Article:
July 5, 2007

Wardrobe Number Two: All this--and Duckie too

In the midst of doing my wardrobe, my youngest came downstairs one morning in her shorts--that were too short. Normally, I don't care, but seriously, they were showing things from below. This isn't what I want my almost 12 year old to be doing, apart from the fact that she has grown about 3 inches since march break!

She went down to the basement, and then came upstairs with two patterns, and some stash, and said: Mommmmyyyyyy, can you ppplllllleeeeeaaaaassssseeeee sew me some new shorts? Here is the pattern, and the fabric I like....?! (Add cheesy grin, cute smile, hugs, and you get the idea).

So I went away for a sewing weekend with my Mother in law, at my Mother in law's house, with a pile of fabric for me and a pile of fabric for the child. All other living beings deserted the field to the cottage (smart people that they were!).
This is what came back from Grandma's house: a complete wardrobe (yes, complete!). And yes, it is possible to sew an entire wardrobe in 48 hours. I started with cutting and tracing on Saturday night, and finished the last embroidery about noon on Monday of the long weekend. Of course, sewing like this means that you don't cook, play with the children or speak in coherent sentences, but....such is the price you pay for beauty.

From start to finish:
5 tank tops, from Kwik Sew 3519:
pink double knit, yellow poly cotton ribbing, green, white and blue cotton lycra.
Adapted from the tank top pattern: colour block dress/tunic top, from the leftovers of the tops. (There was not a lot left after that, let me tell you!)
Shorts: View B of Kwik Sew 3519:
Green twill, and pink cotton fabric.
Long pants from Kwik Sew 3101: Blue stretch denim, and black flowered cotton print. (This pattern is for a knit, and I adjusted the pattern slightly for the lack of stretch of the fabric, since I didn't have my tried and true pattern with me--Kwik Sew 3056).
Jacket: same Kwik Sew pattern 3101. This is one that included pockets, and my very first professionally faced separating zipper. I adapted the instructions from Fashion-incubator.com for a centered and lapped zipper to do this, and I am totally happy with how it turned out.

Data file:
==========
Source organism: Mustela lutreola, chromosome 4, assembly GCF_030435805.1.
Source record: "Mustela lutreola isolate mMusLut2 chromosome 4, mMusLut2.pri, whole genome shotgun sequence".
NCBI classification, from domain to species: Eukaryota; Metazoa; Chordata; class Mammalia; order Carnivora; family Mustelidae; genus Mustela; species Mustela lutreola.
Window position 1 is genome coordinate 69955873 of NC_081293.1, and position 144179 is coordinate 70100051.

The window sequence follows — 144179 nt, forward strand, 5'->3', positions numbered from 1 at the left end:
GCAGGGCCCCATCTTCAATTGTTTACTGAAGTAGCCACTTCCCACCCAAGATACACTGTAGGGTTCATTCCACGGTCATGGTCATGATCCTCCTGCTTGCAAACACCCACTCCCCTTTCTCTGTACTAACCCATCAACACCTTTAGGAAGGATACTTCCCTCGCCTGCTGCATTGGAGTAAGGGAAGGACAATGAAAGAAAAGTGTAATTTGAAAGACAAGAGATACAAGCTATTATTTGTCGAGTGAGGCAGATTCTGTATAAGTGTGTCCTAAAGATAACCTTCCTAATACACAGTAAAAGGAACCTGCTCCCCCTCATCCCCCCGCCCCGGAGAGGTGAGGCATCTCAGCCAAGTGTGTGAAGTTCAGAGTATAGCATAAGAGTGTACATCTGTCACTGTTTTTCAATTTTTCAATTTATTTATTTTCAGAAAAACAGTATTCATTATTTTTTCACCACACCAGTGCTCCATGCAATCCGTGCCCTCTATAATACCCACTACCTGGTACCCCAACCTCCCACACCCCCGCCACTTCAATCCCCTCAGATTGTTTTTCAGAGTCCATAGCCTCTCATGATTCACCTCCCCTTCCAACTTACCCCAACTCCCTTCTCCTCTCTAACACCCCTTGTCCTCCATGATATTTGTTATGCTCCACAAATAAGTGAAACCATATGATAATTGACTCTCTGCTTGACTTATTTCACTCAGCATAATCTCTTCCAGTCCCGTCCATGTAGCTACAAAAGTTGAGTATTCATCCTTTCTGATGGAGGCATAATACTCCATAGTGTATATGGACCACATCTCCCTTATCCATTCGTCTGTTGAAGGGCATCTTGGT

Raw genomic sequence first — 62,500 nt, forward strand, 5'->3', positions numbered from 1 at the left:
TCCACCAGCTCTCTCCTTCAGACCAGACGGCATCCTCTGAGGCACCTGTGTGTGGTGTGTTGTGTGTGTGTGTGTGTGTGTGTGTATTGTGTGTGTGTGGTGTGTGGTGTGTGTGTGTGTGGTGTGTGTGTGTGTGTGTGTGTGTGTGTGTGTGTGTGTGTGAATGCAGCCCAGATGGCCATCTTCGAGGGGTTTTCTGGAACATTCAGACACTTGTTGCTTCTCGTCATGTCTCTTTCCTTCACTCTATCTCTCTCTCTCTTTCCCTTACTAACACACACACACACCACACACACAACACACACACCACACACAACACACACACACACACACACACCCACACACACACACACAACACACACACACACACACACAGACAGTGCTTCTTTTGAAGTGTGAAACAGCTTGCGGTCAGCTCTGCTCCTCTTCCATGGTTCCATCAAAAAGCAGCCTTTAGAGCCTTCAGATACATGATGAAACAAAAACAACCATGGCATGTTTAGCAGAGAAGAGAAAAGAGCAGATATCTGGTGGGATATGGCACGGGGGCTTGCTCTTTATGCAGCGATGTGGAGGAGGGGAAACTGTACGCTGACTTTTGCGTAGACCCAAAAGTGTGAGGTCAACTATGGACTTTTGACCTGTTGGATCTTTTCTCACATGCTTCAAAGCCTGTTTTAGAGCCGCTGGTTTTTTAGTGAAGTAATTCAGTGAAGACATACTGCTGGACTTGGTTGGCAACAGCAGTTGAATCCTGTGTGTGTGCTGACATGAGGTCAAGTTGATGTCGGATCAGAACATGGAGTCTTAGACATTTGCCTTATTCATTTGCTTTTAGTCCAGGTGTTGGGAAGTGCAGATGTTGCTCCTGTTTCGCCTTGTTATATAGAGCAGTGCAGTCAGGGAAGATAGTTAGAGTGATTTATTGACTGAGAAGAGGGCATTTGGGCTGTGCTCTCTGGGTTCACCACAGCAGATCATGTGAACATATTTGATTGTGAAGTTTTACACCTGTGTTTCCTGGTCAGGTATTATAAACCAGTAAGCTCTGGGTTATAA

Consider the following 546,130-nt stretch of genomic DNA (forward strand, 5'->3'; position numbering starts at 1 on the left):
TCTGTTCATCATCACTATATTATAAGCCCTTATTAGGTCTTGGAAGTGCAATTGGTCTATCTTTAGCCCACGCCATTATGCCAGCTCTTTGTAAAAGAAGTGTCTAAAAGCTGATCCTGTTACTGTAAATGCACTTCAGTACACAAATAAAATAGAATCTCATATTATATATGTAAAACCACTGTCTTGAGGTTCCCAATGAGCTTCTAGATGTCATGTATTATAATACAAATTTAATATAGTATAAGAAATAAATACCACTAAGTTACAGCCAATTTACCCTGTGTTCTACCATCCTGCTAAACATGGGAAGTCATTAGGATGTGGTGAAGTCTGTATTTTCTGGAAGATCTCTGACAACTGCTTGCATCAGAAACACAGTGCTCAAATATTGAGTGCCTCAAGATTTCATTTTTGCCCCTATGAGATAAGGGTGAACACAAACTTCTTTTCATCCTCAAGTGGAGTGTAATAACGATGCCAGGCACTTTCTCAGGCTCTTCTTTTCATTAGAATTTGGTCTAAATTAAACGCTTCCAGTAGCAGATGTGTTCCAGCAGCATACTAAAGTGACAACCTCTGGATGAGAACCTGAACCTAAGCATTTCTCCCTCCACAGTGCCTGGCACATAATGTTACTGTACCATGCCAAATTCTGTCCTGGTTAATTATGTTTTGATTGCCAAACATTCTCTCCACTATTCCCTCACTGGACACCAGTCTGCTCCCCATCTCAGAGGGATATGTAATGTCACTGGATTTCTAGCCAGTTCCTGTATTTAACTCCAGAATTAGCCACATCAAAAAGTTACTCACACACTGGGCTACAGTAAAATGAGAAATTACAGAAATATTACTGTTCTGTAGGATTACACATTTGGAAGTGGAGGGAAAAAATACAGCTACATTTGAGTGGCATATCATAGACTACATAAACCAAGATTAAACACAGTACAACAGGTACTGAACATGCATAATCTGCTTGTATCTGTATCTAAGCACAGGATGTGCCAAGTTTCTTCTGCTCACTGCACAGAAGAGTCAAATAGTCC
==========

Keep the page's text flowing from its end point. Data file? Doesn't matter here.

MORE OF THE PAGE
We didn't do any sleeved items, since she has about 5 tshirts that already go, as well as a couple of pairs of jeans.
Getting pictures was a bit of a challenge: I had to defend the clothes long enough to take pictures. (She climbs trees, and they tend to leave black marks everywhere--not a problem, but I wanted to have a nice picture or two to start!).
I did all the embroidery with my Janome 300E, and used colours that co-ordinated with the rest of the wardrobe, mostly in a flowered theme, since that was in the print. But, the ducky was too cute, and she totally loves them, so I used that for the dress, instead of a cute flower.
Can you tell how she feels in her new duds?


TracyKM said...

WOW! I am a beginner sewer and would love to make clothes for myself and the kids. It takes me SO long to do even a pair of EASY pj pants! Something that says, "One Hour" takes me two evenings after they go to bed, LOL. Not to mention how overwhelmed I feel when I go into a fabric store. Hey, if I remember, aren't you in Guelph? Is there any good stores there, besides Len's Mill? You know, a store where you can actually ask the staff a question and they have a clue what you're trying to ask, LOL.

Boppingbeth (aka Beth or Elizabeth) said...

The north end fabric land is actually pretty good, and I'm always open to questions too. Try Stacy, who manages the Fabricland at the north end. Also, you can ask questions at Triangle Sewing Center; they usually answer well.